const ButtonFrame = styled(SizableFrame, {
name: 'Button',
tag: 'button',
})

We've decided to enforce the first letter being capitalized. This makes it easier to users to distinguish component themes, and allows Tamagui internally to avoid extra work and nesting.

The name attribute will be removed from the defaultProps and used internally by Tamagui to check for the sub-theme that matches. This means any theme named with an ending of _Button will apply. So you can add the following themes to customize buttons at any level:

  • dark_Button
  • dark_green_Button
  • dark_green_subtle_Button

Tamagui theme keys

While @tamagui/core isn't prescriptive at all, tamagui is. This is because standardizing on specific shared theme keys unlocks huge upside. In tamagui, all components will look for the following keys:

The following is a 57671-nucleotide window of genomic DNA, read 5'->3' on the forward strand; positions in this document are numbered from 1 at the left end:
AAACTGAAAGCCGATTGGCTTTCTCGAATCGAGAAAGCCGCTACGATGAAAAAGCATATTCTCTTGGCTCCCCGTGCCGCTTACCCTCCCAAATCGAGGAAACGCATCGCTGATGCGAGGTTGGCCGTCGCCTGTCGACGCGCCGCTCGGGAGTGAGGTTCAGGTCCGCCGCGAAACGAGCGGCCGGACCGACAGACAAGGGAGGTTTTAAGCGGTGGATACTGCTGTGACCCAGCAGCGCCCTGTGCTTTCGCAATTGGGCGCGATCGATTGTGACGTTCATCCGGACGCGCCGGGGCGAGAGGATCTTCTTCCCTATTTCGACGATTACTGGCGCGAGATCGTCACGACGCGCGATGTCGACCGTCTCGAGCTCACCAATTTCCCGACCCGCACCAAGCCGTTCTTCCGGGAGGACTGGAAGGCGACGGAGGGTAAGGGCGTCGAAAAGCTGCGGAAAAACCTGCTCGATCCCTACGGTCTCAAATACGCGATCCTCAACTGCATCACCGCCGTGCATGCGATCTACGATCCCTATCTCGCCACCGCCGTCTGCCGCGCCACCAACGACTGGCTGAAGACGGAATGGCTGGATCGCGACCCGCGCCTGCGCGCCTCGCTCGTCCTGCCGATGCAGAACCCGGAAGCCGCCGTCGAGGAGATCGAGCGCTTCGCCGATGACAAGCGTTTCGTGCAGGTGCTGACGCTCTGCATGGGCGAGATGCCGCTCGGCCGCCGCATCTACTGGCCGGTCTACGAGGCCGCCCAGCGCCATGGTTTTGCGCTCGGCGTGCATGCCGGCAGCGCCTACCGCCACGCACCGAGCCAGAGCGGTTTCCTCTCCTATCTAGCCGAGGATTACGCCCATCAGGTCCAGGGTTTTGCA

• background
  • color
  • borderColor
  • shadowColor

Plus all the "pseudo" variants for each, so for example, backgroundHover, backgroundPress, and backgroundFocus.

In the future, tamagui will expand use more, like borderWidth.

Putting this all together, you'll see how you can get complete control over Tamagui component themes:

// this will customize all `Button` styles
const dark_Button = createTheme({
background: '#333',
color: '#999',
})
// this will customize all `Button` styles inside the `dark_green` theme:
const dark_green_Button = createTheme({
background: 'darkgreen',
color: 'lightgreen',
})

You can of course do all of this yourself in your own design system with styled:

import { Stack, styled } from '@tamagui/core'
const Button = styled(Stack, {
// note: this name will match it to any theme ending with `_Button`:
name: 'Button',
})

If you are building a component with more than one sub-components, you can follow this pattern:

import { Text, Stack, styled, GetProps } from '@tamagui/core'
const ButtonFrame = styled(Stack, {